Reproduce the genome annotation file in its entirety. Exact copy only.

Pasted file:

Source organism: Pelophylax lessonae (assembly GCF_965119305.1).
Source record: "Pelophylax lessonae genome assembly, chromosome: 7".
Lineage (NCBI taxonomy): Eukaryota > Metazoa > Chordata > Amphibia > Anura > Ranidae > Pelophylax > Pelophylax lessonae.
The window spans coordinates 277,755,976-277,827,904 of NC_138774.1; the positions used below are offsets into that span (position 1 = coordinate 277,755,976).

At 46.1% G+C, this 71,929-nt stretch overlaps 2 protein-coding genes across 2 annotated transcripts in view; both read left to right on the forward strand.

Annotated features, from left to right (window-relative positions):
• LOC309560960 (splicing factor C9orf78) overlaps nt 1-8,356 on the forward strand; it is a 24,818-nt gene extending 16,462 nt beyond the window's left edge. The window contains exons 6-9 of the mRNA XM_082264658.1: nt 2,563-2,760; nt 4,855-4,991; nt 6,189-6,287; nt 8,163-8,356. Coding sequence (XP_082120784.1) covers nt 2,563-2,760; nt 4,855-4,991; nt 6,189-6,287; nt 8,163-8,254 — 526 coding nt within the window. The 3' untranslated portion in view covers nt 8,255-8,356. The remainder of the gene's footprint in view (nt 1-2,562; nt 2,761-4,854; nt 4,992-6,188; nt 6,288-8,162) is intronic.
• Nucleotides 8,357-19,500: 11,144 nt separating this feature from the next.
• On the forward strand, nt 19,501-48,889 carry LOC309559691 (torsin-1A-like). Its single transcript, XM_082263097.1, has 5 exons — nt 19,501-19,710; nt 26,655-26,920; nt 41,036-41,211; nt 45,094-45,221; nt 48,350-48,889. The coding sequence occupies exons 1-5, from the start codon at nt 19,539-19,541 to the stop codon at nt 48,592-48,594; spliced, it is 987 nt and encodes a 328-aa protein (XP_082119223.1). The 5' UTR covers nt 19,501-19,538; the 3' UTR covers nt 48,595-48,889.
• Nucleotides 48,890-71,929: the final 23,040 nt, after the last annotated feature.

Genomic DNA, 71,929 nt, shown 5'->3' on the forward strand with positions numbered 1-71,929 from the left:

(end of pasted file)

Source organism: Pelophylax lessonae (assembly GCF_965119305.1).
Source record: "Pelophylax lessonae genome assembly, chromosome: 7".
Lineage (NCBI taxonomy): Eukaryota > Metazoa > Chordata > Amphibia > Anura > Ranidae > Pelophylax > Pelophylax lessonae.
The window spans coordinates 277,755,976-277,827,904 of NC_138774.1; the positions used below are offsets into that span (position 1 = coordinate 277,755,976).

At 46.1% G+C, this 71,929-nt stretch overlaps 2 protein-coding genes across 2 annotated transcripts in view; both read left to right on the forward strand.

Annotated features, from left to right (window-relative positions):
• LOC309560960 (splicing factor C9orf78) overlaps nt 1-8,356 on the forward strand; it is a 24,818-nt gene extending 16,462 nt beyond the window's left edge. The window contains exons 6-9 of the mRNA XM_082264658.1: nt 2,563-2,760; nt 4,855-4,991; nt 6,189-6,287; nt 8,163-8,356. Coding sequence (XP_082120784.1) covers nt 2,563-2,760; nt 4,855-4,991; nt 6,189-6,287; nt 8,163-8,254 — 526 coding nt within the window. The 3' untranslated portion in view covers nt 8,255-8,356. The remainder of the gene's footprint in view (nt 1-2,562; nt 2,761-4,854; nt 4,992-6,188; nt 6,288-8,162) is intronic.
• Nucleotides 8,357-19,500: 11,144 nt separating this feature from the next.
• On the forward strand, nt 19,501-48,889 carry LOC309559691 (torsin-1A-like). Its single transcript, XM_082263097.1, has 5 exons — nt 19,501-19,710; nt 26,655-26,920; nt 41,036-41,211; nt 45,094-45,221; nt 48,350-48,889. The coding sequence occupies exons 1-5, from the start codon at nt 19,539-19,541 to the stop codon at nt 48,592-48,594; spliced, it is 987 nt and encodes a 328-aa protein (XP_082119223.1). The 5' UTR covers nt 19,501-19,538; the 3' UTR covers nt 48,595-48,889.
• Nucleotides 48,890-71,929: the final 23,040 nt, after the last annotated feature.

Genomic DNA, 71,929 nt, shown 5'->3' on the forward strand with positions numbered 1-71,929 from the left: